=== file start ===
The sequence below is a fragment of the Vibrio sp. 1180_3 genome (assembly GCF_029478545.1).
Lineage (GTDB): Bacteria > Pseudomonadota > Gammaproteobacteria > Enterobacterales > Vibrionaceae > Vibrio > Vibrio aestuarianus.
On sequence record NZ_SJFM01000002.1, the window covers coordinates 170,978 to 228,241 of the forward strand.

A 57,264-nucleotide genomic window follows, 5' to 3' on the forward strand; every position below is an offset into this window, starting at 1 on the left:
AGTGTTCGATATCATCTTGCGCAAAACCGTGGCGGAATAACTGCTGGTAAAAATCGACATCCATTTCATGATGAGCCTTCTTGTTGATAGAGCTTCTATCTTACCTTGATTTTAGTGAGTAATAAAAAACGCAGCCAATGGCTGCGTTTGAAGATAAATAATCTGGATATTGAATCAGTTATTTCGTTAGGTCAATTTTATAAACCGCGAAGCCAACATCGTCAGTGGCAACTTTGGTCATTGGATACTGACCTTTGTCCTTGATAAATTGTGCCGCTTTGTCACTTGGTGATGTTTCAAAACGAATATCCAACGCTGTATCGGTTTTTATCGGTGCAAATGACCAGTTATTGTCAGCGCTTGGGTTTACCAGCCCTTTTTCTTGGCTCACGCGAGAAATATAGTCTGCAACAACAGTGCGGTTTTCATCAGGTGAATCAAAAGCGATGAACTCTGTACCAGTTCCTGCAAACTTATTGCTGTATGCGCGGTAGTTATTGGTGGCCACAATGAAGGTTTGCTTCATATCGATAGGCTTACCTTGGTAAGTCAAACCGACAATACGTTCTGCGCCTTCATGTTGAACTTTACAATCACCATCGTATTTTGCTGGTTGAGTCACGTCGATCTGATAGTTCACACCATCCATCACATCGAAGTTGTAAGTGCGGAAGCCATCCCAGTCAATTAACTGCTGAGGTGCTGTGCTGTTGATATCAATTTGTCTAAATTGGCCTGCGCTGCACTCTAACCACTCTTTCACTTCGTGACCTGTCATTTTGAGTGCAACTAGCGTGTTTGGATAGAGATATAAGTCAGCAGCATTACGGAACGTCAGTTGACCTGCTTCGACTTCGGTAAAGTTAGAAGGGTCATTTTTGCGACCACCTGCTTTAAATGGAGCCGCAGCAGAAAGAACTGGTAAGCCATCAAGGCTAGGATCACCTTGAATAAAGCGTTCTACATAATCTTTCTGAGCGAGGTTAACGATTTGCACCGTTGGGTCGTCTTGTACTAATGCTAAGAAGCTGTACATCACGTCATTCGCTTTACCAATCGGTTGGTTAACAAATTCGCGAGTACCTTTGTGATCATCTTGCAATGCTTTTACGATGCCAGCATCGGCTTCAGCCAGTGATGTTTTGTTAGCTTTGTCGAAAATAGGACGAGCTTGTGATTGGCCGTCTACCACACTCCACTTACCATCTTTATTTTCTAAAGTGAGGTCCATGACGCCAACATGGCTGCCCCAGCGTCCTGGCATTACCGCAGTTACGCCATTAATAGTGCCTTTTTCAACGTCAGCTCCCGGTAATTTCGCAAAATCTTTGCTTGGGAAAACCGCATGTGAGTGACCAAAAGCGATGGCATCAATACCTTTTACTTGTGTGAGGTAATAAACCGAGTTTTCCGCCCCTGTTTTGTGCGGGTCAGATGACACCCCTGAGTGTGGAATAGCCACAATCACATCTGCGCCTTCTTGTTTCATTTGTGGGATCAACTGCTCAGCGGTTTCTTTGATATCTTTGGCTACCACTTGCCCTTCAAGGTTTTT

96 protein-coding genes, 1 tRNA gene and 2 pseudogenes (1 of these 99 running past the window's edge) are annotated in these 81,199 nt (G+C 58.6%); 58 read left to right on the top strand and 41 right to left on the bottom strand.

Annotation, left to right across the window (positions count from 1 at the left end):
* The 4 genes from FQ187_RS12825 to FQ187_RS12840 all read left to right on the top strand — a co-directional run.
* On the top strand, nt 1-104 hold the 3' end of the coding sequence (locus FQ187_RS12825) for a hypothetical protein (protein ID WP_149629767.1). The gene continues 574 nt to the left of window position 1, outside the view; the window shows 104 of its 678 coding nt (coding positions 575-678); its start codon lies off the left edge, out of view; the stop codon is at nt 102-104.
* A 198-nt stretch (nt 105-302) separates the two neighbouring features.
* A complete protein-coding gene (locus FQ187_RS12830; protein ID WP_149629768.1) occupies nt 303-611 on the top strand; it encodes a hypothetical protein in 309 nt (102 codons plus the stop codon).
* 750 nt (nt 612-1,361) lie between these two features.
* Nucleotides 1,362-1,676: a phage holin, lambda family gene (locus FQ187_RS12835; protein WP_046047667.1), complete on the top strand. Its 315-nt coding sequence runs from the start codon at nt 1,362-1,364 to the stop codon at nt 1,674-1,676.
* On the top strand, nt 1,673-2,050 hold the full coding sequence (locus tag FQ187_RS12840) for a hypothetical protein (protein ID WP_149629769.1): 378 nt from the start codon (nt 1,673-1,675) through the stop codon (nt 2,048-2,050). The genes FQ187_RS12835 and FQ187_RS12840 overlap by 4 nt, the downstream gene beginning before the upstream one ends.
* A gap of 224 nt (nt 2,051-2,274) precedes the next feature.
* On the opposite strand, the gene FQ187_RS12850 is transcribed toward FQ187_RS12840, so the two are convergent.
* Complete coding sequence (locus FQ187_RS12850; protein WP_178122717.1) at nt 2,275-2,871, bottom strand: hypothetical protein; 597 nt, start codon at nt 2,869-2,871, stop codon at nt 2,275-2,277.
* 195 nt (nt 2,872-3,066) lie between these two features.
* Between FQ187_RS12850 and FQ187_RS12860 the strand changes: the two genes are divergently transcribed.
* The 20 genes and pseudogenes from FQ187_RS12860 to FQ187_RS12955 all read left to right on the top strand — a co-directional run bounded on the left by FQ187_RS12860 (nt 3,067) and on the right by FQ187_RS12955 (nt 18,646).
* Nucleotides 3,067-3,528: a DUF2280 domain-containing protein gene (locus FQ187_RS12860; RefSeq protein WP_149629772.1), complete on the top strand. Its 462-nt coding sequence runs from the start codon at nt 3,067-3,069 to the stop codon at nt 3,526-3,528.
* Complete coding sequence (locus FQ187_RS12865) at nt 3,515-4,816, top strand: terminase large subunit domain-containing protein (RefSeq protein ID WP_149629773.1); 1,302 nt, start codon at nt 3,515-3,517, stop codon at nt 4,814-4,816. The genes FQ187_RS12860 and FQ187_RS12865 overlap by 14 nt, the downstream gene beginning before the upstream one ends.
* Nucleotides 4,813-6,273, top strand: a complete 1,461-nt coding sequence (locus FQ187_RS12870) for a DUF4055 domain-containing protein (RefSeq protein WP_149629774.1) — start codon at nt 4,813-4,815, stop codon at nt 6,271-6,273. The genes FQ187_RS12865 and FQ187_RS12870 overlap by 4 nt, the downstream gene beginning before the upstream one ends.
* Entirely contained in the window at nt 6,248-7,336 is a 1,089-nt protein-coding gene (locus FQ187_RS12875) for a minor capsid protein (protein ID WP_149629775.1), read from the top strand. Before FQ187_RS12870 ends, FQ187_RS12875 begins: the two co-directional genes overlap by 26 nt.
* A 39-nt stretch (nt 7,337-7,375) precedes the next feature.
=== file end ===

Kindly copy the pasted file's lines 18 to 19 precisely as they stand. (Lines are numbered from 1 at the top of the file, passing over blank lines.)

* 195 nt (nt 2,872-3,066) lie between these two features.
* Between FQ187_RS12850 and FQ187_RS12860 the strand changes: the two genes are divergently transcribed.